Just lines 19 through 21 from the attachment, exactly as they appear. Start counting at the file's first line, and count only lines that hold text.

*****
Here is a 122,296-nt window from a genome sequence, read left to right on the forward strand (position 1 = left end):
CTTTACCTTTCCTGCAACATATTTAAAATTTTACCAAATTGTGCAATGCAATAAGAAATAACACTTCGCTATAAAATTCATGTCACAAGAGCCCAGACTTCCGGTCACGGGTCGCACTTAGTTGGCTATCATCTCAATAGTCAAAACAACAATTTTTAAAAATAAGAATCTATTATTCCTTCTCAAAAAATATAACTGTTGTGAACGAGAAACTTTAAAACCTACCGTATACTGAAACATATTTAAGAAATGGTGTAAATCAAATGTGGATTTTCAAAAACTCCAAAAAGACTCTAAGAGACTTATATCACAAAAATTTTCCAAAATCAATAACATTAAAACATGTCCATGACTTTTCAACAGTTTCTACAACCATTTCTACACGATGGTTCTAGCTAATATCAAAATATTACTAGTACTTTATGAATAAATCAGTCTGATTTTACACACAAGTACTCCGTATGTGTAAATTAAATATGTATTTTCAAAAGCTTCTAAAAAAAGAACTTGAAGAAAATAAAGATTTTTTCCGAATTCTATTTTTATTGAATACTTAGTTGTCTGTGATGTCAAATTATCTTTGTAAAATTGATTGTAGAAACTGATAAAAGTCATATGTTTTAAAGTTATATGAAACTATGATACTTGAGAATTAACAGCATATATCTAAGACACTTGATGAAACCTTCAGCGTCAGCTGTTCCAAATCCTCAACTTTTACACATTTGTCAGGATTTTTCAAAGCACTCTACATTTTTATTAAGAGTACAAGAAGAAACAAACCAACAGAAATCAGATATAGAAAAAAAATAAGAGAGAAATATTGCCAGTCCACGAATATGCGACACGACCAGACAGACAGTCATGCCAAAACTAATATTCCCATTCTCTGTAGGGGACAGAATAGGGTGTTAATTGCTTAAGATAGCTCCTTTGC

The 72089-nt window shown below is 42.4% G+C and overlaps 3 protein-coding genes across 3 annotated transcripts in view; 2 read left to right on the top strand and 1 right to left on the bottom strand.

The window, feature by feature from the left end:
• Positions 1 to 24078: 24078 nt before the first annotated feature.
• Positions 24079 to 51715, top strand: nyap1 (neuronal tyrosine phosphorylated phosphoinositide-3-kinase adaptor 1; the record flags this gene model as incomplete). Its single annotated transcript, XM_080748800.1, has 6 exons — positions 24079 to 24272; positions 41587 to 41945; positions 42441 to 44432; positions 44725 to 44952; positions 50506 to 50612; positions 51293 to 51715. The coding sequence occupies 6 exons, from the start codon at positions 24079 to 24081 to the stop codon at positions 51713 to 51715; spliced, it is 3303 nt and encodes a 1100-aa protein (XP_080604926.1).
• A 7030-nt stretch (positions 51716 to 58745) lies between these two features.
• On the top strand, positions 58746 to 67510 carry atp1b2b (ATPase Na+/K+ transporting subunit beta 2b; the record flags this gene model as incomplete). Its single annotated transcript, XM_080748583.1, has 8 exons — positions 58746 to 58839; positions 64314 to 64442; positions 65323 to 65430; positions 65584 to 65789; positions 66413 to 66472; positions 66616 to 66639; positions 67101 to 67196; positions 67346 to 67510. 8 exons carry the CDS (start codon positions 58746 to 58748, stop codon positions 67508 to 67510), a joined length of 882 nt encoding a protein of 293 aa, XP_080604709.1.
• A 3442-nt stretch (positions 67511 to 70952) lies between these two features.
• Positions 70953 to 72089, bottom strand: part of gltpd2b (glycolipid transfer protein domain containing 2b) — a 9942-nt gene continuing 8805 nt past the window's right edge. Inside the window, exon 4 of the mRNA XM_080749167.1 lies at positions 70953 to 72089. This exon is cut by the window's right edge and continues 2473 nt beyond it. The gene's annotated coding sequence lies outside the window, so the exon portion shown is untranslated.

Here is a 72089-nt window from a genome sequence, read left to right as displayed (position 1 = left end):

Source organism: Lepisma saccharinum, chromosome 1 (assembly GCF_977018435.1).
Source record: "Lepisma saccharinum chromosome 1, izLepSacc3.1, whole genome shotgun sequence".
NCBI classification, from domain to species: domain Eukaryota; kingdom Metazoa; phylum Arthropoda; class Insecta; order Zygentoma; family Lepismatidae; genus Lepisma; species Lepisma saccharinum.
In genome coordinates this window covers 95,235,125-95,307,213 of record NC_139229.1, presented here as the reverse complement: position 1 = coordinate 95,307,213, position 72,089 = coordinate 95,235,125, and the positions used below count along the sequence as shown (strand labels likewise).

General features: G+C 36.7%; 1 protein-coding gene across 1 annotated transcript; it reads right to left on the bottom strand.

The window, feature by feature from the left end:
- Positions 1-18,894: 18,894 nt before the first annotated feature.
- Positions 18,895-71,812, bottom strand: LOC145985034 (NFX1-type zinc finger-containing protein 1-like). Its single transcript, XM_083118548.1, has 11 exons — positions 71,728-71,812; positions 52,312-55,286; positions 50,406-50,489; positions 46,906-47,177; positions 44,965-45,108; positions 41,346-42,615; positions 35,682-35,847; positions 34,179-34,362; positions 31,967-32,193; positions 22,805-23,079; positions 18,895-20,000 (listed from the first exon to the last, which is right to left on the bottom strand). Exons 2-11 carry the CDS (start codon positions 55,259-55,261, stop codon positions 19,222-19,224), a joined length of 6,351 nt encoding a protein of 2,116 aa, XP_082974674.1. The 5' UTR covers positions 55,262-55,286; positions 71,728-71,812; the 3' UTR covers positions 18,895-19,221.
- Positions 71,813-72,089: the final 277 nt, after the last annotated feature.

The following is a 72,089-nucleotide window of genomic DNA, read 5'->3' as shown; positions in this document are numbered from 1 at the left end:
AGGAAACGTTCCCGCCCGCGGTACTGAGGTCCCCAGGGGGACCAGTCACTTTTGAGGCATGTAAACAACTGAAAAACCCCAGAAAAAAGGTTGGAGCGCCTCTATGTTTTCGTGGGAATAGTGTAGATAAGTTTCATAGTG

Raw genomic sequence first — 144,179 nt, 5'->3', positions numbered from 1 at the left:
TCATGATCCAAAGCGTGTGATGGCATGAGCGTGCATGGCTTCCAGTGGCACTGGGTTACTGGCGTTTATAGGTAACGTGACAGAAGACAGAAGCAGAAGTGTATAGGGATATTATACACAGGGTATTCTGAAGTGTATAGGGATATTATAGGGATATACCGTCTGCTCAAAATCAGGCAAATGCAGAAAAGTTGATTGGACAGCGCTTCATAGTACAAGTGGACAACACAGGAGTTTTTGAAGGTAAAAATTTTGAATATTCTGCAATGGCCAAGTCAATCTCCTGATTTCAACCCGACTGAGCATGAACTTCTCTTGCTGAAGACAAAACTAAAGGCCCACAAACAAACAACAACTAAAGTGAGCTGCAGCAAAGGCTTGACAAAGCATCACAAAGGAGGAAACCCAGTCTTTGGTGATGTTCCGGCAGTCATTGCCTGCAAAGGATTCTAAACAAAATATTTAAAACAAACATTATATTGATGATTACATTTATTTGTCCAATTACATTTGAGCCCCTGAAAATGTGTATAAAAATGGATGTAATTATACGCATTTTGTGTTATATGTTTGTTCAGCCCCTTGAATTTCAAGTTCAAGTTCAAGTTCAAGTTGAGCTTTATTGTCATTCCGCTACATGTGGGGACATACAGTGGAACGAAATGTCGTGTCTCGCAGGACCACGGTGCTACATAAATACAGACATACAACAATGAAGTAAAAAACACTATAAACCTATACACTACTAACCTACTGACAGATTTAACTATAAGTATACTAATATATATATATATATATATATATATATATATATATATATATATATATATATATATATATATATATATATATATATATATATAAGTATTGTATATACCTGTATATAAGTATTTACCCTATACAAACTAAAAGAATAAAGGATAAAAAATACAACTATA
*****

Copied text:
- Positions 18,895-71,812, bottom strand: LOC145985034 (NFX1-type zinc finger-containing protein 1-like). Its single transcript, XM_083118548.1, has 11 exons — positions 71,728-71,812; positions 52,312-55,286; positions 50,406-50,489; positions 46,906-47,177; positions 44,965-45,108; positions 41,346-42,615; positions 35,682-35,847; positions 34,179-34,362; positions 31,967-32,193; positions 22,805-23,079; positions 18,895-20,000 (listed from the first exon to the last, which is right to left on the bottom strand). Exons 2-11 carry the CDS (start codon positions 55,259-55,261, stop codon positions 19,222-19,224), a joined length of 6,351 nt encoding a protein of 2,116 aa, XP_082974674.1. The 5' UTR covers positions 55,262-55,286; positions 71,728-71,812; the 3' UTR covers positions 18,895-19,221.
- Positions 71,813-72,089: the final 277 nt, after the last annotated feature.

The following is a 72,089-nucleotide window of genomic DNA, read 5'->3' as shown; positions in this document are numbered from 1 at the left end: